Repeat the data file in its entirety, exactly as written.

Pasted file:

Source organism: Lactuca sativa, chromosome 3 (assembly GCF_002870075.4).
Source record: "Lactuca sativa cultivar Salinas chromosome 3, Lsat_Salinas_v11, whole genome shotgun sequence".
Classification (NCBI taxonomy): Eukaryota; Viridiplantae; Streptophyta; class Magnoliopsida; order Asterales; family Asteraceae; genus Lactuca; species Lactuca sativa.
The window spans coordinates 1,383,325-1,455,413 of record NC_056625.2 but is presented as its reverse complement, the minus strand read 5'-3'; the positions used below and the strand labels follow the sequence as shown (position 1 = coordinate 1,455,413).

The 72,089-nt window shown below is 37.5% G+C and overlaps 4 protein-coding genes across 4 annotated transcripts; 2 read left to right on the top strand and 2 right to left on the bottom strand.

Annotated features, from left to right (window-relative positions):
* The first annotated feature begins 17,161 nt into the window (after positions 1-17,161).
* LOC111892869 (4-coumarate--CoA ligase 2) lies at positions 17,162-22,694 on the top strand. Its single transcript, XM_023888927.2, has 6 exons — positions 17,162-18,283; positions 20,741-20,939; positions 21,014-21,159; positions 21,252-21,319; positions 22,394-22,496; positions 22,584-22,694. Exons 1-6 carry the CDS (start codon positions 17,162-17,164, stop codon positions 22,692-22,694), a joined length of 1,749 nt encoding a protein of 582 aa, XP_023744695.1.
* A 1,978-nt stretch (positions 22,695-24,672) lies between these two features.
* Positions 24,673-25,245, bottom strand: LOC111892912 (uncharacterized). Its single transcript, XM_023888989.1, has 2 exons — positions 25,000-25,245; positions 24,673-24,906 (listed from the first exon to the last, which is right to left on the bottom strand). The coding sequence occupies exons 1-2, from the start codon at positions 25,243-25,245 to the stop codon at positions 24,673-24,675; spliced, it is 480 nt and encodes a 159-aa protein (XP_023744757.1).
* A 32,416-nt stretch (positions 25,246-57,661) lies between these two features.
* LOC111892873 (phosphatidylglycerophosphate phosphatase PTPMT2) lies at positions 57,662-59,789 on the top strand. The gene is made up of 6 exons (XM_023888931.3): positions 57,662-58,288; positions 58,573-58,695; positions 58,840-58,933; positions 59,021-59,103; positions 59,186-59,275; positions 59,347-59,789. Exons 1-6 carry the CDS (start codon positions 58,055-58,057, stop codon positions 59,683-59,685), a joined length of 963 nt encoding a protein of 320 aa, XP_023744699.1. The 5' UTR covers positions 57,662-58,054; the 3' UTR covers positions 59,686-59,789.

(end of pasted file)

Source organism: Lactuca sativa, chromosome 3 (assembly GCF_002870075.4).
Source record: "Lactuca sativa cultivar Salinas chromosome 3, Lsat_Salinas_v11, whole genome shotgun sequence".
Classification (NCBI taxonomy): Eukaryota; Viridiplantae; Streptophyta; class Magnoliopsida; order Asterales; family Asteraceae; genus Lactuca; species Lactuca sativa.
The window spans coordinates 1,383,325-1,455,413 of record NC_056625.2 but is presented as its reverse complement, the minus strand read 5'-3'; the positions used below and the strand labels follow the sequence as shown (position 1 = coordinate 1,455,413).

The 72,089-nt window shown below is 37.5% G+C and overlaps 4 protein-coding genes across 4 annotated transcripts; 2 read left to right on the top strand and 2 right to left on the bottom strand.

Annotated features, from left to right (window-relative positions):
* The first annotated feature begins 17,161 nt into the window (after positions 1-17,161).
* LOC111892869 (4-coumarate--CoA ligase 2) lies at positions 17,162-22,694 on the top strand. Its single transcript, XM_023888927.2, has 6 exons — positions 17,162-18,283; positions 20,741-20,939; positions 21,014-21,159; positions 21,252-21,319; positions 22,394-22,496; positions 22,584-22,694. Exons 1-6 carry the CDS (start codon positions 17,162-17,164, stop codon positions 22,692-22,694), a joined length of 1,749 nt encoding a protein of 582 aa, XP_023744695.1.
* A 1,978-nt stretch (positions 22,695-24,672) lies between these two features.
* Positions 24,673-25,245, bottom strand: LOC111892912 (uncharacterized). Its single transcript, XM_023888989.1, has 2 exons — positions 25,000-25,245; positions 24,673-24,906 (listed from the first exon to the last, which is right to left on the bottom strand). The coding sequence occupies exons 1-2, from the start codon at positions 25,243-25,245 to the stop codon at positions 24,673-24,675; spliced, it is 480 nt and encodes a 159-aa protein (XP_023744757.1).
* A 32,416-nt stretch (positions 25,246-57,661) lies between these two features.
* LOC111892873 (phosphatidylglycerophosphate phosphatase PTPMT2) lies at positions 57,662-59,789 on the top strand. The gene is made up of 6 exons (XM_023888931.3): positions 57,662-58,288; positions 58,573-58,695; positions 58,840-58,933; positions 59,021-59,103; positions 59,186-59,275; positions 59,347-59,789. Exons 1-6 carry the CDS (start codon positions 58,055-58,057, stop codon positions 59,683-59,685), a joined length of 963 nt encoding a protein of 320 aa, XP_023744699.1. The 5' UTR covers positions 57,662-58,054; the 3' UTR covers positions 59,686-59,789.